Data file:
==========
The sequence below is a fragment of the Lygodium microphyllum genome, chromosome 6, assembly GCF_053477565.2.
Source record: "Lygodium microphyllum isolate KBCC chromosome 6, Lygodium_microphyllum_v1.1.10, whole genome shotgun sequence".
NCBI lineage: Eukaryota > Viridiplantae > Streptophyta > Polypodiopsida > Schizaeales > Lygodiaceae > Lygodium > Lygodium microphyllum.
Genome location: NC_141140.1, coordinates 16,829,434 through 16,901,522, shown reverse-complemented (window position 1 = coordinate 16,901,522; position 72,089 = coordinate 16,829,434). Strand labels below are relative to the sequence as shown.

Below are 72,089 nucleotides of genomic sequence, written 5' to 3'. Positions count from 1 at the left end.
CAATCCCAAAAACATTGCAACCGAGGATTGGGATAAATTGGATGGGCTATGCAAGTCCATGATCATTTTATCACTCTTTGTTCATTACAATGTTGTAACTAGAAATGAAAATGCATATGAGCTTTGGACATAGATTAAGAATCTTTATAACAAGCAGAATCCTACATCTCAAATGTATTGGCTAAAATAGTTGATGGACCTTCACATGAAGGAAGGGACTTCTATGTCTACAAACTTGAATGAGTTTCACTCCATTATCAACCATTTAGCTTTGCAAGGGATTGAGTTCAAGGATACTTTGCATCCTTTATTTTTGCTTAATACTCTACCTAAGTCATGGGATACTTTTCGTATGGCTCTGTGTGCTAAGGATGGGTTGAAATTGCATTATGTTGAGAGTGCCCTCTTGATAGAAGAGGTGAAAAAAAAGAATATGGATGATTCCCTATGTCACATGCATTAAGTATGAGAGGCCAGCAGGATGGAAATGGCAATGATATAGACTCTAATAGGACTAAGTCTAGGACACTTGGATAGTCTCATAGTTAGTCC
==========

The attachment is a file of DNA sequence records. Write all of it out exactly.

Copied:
The sequence below is a fragment of the Lygodium microphyllum genome, chromosome 6, assembly GCF_053477565.2.
Source record: "Lygodium microphyllum isolate KBCC chromosome 6, Lygodium_microphyllum_v1.1.10, whole genome shotgun sequence".
NCBI lineage: Eukaryota > Viridiplantae > Streptophyta > Polypodiopsida > Schizaeales > Lygodiaceae > Lygodium > Lygodium microphyllum.
Genome location: NC_141140.1, coordinates 16,829,434 through 16,901,522, shown reverse-complemented (window position 1 = coordinate 16,901,522; position 72,089 = coordinate 16,829,434). Strand labels below are relative to the sequence as shown.

Below are 72,089 nucleotides of genomic sequence, written 5' to 3'. Positions count from 1 at the left end.
CAATCCCAAAAACATTGCAACCGAGGATTGGGATAAATTGGATGGGCTATGCAAGTCCATGATCATTTTATCACTCTTTGTTCATTACAATGTTGTAACTAGAAATGAAAATGCATATGAGCTTTGGACATAGATTAAGAATCTTTATAACAAGCAGAATCCTACATCTCAAATGTATTGGCTAAAATAGTTGATGGACCTTCACATGAAGGAAGGGACTTCTATGTCTACAAACTTGAATGAGTTTCACTCCATTATCAACCATTTAGCTTTGCAAGGGATTGAGTTCAAGGATACTTTGCATCCTTTATTTTTGCTTAATACTCTACCTAAGTCATGGGATACTTTTCGTATGGCTCTGTGTGCTAAGGATGGGTTGAAATTGCATTATGTTGAGAGTGCCCTCTTGATAGAAGAGGTGAAAAAAAAGAATATGGATGATTCCCTATGTCACATGCATTAAGTATGAGAGGCCAGCAGGATGGAAATGGCAATGATATAGACTCTAATAGGACTAAGTCTAGGACACTTGGATAGTCTCATAGTTAGTCC